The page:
Exposure to acetaminophen before birth and in infancy is linked to developing asthma in childhood, confirms a new study that also finds the link is independent of the reason for medication use.
The study – led by the Norwegian Institute of Public Health in Oslo – is published in the International Journal of Epidemiology.
Acetaminophen – also known as paracetamol – is one of the most widely used of all drugs. It is used to relieve fever and pain, including headache, muscle ache, backache, toothache, sciatica and arthritis pain. Common brand names include Tylenol, Calpol and Panadol.
First author of the new study, Dr. Maria Magnus, notes that “uncovering potential adverse effects is of public health importance, as paracetamol is the most commonly used painkiller among pregnant women and infants.”
Previous research has linked acetaminophen exposure in pregnancy and infancy to asthma development, but it has not been clear if this link is independent of the reason for taking the medication.
For their study, Dr. Magnus and colleagues analyzed data from the Norwegian Mother and Child Cohort Study. Altogether, the study covered 114,500 children and their mothers.
The researchers compared links between several conditions during pregnancy – with and without use of acetaminophen – and asthma developing at age 3-7 years in the children.
In their analysis they also investigated the likelihood of the link being due to the most common reasons for acetaminophen use by pregnant women: pain, fever and influenza.
The team found that 5.7% of the children had asthma at age 3, and 5.1% had it at age 7.
The analysis showed that overall, asthma at 3 years was independently linked to prenatal acetaminophen exposure and use of acetaminophen during infancy (age 0-6 months). The results were consistent for asthma at 7 years.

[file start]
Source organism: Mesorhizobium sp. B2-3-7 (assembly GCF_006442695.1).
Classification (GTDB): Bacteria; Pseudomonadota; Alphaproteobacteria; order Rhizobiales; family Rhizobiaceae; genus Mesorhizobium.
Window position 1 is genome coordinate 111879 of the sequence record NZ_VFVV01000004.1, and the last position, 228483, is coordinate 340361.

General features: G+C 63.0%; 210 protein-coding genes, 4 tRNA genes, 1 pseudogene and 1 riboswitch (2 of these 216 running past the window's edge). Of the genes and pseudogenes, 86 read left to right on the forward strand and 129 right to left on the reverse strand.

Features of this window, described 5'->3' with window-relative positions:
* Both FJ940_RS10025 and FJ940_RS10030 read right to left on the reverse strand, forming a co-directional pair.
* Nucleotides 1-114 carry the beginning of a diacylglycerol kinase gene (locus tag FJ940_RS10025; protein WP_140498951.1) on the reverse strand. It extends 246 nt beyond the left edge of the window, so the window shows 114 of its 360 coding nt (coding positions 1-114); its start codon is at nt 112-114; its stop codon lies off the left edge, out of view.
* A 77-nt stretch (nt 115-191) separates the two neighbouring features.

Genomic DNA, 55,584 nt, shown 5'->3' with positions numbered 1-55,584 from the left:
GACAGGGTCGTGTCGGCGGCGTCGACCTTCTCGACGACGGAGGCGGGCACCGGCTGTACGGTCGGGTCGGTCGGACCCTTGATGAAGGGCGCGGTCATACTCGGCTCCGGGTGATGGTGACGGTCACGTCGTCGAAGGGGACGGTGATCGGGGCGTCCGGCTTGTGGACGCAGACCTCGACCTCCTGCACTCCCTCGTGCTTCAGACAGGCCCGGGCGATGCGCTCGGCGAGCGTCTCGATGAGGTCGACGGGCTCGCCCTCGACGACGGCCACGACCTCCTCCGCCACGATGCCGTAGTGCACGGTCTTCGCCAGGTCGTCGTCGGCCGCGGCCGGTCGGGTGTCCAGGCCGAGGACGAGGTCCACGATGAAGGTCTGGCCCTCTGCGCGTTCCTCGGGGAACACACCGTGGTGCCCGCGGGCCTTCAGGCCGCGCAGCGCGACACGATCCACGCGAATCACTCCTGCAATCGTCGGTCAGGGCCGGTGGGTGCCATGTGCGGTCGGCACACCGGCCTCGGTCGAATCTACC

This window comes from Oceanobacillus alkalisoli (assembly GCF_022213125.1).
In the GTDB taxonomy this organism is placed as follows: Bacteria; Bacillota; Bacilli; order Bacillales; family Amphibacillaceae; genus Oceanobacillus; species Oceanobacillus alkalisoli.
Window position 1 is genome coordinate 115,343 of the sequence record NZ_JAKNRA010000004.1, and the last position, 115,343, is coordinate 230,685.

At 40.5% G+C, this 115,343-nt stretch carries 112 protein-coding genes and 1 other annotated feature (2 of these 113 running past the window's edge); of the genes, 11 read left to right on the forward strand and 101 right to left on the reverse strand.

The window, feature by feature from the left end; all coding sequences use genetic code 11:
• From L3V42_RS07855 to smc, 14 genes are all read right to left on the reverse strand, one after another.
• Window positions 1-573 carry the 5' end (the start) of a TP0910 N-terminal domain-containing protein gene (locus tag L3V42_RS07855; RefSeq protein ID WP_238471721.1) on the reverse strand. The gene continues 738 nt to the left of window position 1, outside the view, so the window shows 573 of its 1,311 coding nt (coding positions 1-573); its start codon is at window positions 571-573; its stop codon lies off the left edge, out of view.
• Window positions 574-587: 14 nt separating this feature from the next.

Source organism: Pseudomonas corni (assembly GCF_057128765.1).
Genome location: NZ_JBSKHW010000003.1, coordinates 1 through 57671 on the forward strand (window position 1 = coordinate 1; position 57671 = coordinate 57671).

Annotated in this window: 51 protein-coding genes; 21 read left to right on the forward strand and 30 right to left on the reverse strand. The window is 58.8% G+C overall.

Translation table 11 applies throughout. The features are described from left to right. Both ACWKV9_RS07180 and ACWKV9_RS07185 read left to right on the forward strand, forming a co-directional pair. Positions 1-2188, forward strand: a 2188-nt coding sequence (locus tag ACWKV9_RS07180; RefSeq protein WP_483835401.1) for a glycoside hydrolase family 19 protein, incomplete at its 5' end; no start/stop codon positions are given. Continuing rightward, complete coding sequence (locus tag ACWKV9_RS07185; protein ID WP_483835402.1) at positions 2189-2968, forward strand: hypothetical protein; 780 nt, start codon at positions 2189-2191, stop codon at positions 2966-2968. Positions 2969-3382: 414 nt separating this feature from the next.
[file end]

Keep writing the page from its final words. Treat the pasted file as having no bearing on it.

The strongest link between prenatal exposure to acetaminophen and having asthma at age 3 was with the mother using the drug for more than one reason.
Other studies have found no link between asthma in offspring and mothers’ use of acetaminophen outside pregnancy or fathers’ use of the drug.
The new study confirms these previous findings and supports the conclusion that the results are not due to underlying factors or health behaviors shared by the parents but due to the drug itself.
After a recent review of pain medication use in pregnancy – including acetaminophen – the Food and Drug Administration (FDA) did not change their advice that pregnant women “should always consult with their health care professional before taking any prescription or OTC [over the counter] medicine.”
The authors of the new study were keen to emphasize that their findings do not warrant making changes to recommendations regarding the use of acetaminophen in pregnancy.
Acetaminophen is an active ingredient in hundreds of OTC and prescription medicines, and it is also combined with other active ingredients in medicines that treat allergy, cough, colds, flu and sleeplessness.
The drug can cause serious liver damage if used more than directed.
In the 1980s, acetaminophen became the mainstay pain reliever and fever reducer for children after aspirin was linked to Reye’s syndrome, an extremely rare condition that can cause serious liver and brain damage.
Meanwhile, Medical News Today recently learned of some good news for chocolate-loving mothers-to-be: it appears that eating 30 g chocolate a day during pregnancy may benefit fetal growth and development.